Advances in hematopoietic cell transplant (HCT) have substantially improved patient survival, increasing the importance of studying outcomes and long-term adverse effects in the rapidly growing population of HCT survivors. Large-scale registry data from the Center for International Blood and Marrow Transplant Research (CIBMTR) are a valuable resource for studying mortality and late effects after HCT, with detailed data reported by HCT centers on transplant-related factors and key outcomes.To evaluate the robustness of CIBMTR outcome data and to assess health-related outcomes and healthcare utilization among HCT recipients, we linked data from the CIBMTR for California residents with the population-based California Cancer Registry (CCR) and hospitalization information from the California Patient Discharge Database (PDD).In this retrospective cohort study, probabilistic and deterministic record linkage utilized key patient identifiers, such as social security number, zip code, sex, birth date, hematologic malignancy type and diagnosis date, and HCT type and date.Among 22,733 patients in the CIBMTR who received autologous or allogeneic HCT for hematologic malignancy during 1991-2016, 89.0% were matched to the CCR and/or PDD (N=17,707 [77.9%] both; N=1179 [5.2%] CCR only; N=1342 [5.9%] PDD only). Unmatched patients were slightly more likely to have a first autologous (12.6%) than allogeneic (9.0%) HCT, a higher number of missing linkage identifiers, and to have received their HCT occurring prior to 2010. Among the patients reported to CIBMTR who matched to CCR, 85.7% demonstrated concordance of both hematologic malignancy type and diagnosis date across data sources.This linkage presents unparalleled opportunities to advance understanding of HCT practices and patient outcomes.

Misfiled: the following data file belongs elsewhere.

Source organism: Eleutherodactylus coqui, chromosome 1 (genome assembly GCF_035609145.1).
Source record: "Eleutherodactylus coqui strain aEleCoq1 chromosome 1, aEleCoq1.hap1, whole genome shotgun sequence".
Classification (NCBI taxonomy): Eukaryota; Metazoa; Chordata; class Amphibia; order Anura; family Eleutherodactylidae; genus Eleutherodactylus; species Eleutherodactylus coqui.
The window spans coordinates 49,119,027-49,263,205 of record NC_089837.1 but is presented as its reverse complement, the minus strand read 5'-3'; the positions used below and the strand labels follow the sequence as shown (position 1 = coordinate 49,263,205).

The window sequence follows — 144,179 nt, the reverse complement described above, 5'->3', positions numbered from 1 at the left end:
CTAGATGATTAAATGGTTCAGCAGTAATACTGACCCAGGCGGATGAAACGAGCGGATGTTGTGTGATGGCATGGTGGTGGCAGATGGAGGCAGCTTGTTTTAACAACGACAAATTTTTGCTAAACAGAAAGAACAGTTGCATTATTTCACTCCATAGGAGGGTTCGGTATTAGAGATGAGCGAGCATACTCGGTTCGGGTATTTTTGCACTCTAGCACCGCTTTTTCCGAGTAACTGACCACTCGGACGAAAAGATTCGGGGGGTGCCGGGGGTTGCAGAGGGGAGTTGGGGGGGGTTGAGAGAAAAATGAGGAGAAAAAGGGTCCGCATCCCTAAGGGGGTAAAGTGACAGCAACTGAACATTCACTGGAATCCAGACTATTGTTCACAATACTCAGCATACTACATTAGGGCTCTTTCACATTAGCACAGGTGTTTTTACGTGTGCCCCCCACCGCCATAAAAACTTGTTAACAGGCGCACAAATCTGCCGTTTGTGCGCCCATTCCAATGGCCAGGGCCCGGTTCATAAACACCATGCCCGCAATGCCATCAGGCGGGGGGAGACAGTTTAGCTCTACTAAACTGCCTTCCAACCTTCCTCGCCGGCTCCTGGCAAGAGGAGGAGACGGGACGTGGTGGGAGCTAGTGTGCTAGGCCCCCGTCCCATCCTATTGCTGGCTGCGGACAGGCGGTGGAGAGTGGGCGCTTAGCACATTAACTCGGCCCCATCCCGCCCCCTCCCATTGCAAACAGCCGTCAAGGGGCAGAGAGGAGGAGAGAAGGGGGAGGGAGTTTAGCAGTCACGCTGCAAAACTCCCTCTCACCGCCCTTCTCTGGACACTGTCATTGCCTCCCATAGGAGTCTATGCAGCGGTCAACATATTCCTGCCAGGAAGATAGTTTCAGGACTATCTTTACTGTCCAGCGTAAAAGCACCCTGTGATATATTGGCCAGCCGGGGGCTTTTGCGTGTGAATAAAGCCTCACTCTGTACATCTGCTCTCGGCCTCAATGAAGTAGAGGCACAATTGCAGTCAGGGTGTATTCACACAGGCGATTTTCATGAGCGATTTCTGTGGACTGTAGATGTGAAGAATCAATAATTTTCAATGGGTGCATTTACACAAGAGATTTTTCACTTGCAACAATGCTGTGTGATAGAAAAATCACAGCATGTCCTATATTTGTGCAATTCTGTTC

View details for DOI 10.1016/j.jtct.2022.09.016
View details for PubMedID 36174935